Naval recruitment systems; supply and demand 124 IN THEE STAITS SERVIS comprehensive analysis of the Nine Years' War gives 6% British, making them the second largest foreign group aboard Zeeland warships after the Southern Netherlands.25 New samples from other periods, however, in Figure 1 below indi cate comparable or increased levels. Figure 1: British personnel aboard Zeeland warships, 1643-170930 Sampled British British 1643-8 1829 323 17.7 1672 931 44 4.7 1700-9 2463 236 9.6 Though still relatively small, these samples suggest that British seamen maintained both an appreciable and a continual presence during the period of study here - and that the British estimates, although probably exaggerated and doubtless inac curate, may not actually be that far from reality. How did these Britons come to be in the Dutch navy? Figure 1 above suggests that more British were in the Dutch fleet when the two nations were not at war: probably national identity and patriotism were a braking influence on the overall flow during wartime - other factors excepted, though more data is clearly required. Conversely, the turmoil within the British conglom erate state over this period augmented the British presence during the Dutch wars by offering those with religious/ideological motivations opportunities to fight the hated regime at home. After 1688, however, this prospect ended with the Anglo- Dutch alliance. The Dutch Republic - the centre of world trade - was also already home for whole communities of ex-patriate British seamen who were assimilated to various degrees into the Dutch 'host' country. For many it was entirely natural to join the navy of their adopted nation. The poor incidence of payment of wages to Royal Navy crews was clearly an issue in 1667, but we shall see that other eco nomic differentials in the field of pay formed 'push' factors away from British serv ice and 'pull' factors towards that of the Dutch. In the bigger picture, British- Dutch trade and naval recruitment systems play a considerable part. The State had developed permanent navies - composed increasingly of purpose- built warships instead of converted merchantmen, and the associated infrastruc ture of dockyards and industry - but simply could not afford to retain the huge amounts of naval seamen required for war during peacetime. Besides, there never seemed to be enough men, and these were needed for trade in any case. Instead, naval powers maintained small peacetime navies with the majority of the warships laid up; when war seemed imminent, a desperate race ensued between belligerents to get men into the navy from elsewhere in the maritime sector. Whoever com pleted their crews first could get to sea first and seize the initiative. Manpower fluctuations also took place during wartime: after the summer campaigning sea son deployments and therefore manning levels were usually heavily reduced dur-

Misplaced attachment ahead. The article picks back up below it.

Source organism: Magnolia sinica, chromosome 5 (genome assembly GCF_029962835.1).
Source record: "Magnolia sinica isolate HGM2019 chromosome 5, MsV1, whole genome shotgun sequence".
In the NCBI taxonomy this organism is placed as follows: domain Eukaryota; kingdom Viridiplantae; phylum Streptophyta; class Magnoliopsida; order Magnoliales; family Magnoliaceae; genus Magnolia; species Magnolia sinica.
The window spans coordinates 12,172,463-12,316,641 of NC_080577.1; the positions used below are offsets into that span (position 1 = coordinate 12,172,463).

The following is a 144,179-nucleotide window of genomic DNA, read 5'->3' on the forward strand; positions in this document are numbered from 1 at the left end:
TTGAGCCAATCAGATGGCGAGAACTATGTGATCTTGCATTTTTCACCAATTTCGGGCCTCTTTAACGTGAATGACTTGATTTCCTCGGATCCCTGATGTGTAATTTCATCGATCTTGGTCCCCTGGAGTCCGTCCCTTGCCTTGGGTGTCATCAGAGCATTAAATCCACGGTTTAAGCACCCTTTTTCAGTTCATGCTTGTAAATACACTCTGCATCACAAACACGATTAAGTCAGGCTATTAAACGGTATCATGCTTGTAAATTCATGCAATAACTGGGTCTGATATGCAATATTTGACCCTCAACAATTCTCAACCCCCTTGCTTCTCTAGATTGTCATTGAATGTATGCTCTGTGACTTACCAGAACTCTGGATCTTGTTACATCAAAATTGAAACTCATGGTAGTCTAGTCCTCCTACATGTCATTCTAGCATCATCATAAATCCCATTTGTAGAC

Tijdschriftenbank Zeeland

Archief | 2004 | | pagina 126